“Personally, I was not happy when Tottenham were out of the (Europe) Conference League,” said Tuchel. “Because I thought like, ‘wow, I know what Antonio Conte can do with teams when they are focused, when he can train them physically’. I thought, ‘this will be a huge uplift for them in the domestic competition’. And the same for Arsenal when they went out of the Cup, I thought, ‘this will be a huge boost for them’ because they have a very young, talented team, to train them, to be focussed on one competition’.”
Asked whether or not Arsenal, Tottenham and United were advantaged in the Premier League by playing fewer games in Europe and in cup competitions than Chelsea, Tuchel replied: “They were given an advantage I think. A huge advantage, of course.
“But it always depends on what you make of your situation. We can use it as an excuse, they can use it too. You use the situation in the way you want. You can use it to feel very tired and we feel the challenge at the moment, mentally and physically. You can already have half an excuse ready for if things go wrong, or we can just accept it and accept the challenge, and go from there.
“It (fewer games) can be an advantage, but it can also be a disadvantage if, like Manchester United, you underperform, if you are out of cups, if you are out of European competitions too early for what you demand of yourself. It can limit your spirit, it can have an effect on the atmosphere.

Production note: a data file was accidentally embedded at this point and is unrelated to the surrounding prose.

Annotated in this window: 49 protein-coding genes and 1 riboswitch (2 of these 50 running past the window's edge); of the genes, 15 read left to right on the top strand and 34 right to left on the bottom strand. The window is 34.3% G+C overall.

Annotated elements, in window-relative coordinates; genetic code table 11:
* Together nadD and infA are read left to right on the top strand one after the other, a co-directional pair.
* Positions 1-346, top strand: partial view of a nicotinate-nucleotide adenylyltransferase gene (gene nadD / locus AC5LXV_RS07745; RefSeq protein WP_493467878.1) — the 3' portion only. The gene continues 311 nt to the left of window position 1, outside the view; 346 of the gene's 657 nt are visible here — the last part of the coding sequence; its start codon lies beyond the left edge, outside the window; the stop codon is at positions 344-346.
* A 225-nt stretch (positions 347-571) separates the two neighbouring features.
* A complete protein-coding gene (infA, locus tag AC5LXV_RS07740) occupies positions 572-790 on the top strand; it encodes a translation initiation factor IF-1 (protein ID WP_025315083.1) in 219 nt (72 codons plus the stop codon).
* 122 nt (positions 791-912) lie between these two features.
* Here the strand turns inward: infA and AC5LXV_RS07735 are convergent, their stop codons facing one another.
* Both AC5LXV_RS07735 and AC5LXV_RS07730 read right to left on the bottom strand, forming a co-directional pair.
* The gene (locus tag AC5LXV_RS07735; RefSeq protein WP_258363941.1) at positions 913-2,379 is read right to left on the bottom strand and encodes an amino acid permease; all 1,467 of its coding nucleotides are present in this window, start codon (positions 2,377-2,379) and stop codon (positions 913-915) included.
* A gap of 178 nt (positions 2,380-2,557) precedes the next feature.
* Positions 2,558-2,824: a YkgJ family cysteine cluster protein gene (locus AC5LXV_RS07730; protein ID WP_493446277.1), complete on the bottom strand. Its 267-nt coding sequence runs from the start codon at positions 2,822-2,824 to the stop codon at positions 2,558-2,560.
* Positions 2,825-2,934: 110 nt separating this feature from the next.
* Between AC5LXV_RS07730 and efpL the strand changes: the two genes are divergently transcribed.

“It’s very, very different if you build a team for 65 games and suddenly you have only 40, and you have whole weeks to prepare for games, it can also be heavy on your shoulders. It can be more heavy than your heavy legs by playing all the time. So I understand that it might seem on paper as an advantage, but the atmosphere you build by underperforming on your own demands, you can feel it heavy on your shoulders.”
Tuchel though made it clear where he felt any sympathy should lie in terms of the schedules Chelsea and Arsenal have faced, following Arteta’s complaint.
“He must have his reasons and maybe he felt it in this way, but compared to us it cannot be about the minutes or which day you play,” said Tuchel.
Other than coping with having played far more games than Arsenal heading into Wednesday night’s game, Tuchel’s team will not have a full Stamford Bridge behind them for the London derby.
This will be the first game in which the home support will be made up purely of season ticket holders because of the operating license imposed on Chelsea as a result of the sanctions placed on Roman Abramovich.
That means there will be large sections of empty seats and Tuchel said: “It’s not an advantage. We want to play home matches in front of a full stadium. The game is for the spectators and supporters, so that’s actually bad news. I was not aware of it. Maybe someone told me and I forgot it, this is possible. But let’s turn things around on it.
“Maybe everybody (the supporters) are aware of this and push a little bit more because we lack quantity, but should not lack quality of support. I can only remind everyone of the match against Leicester last season during the Covid situation – it was the first occasion spectators were allowed at the Bridge. There were like 15,000 and all the players said it felt like a full stadium. Hopefully, we can be the spark to bring everybody into that kind of mood to give a little bit more than normal.”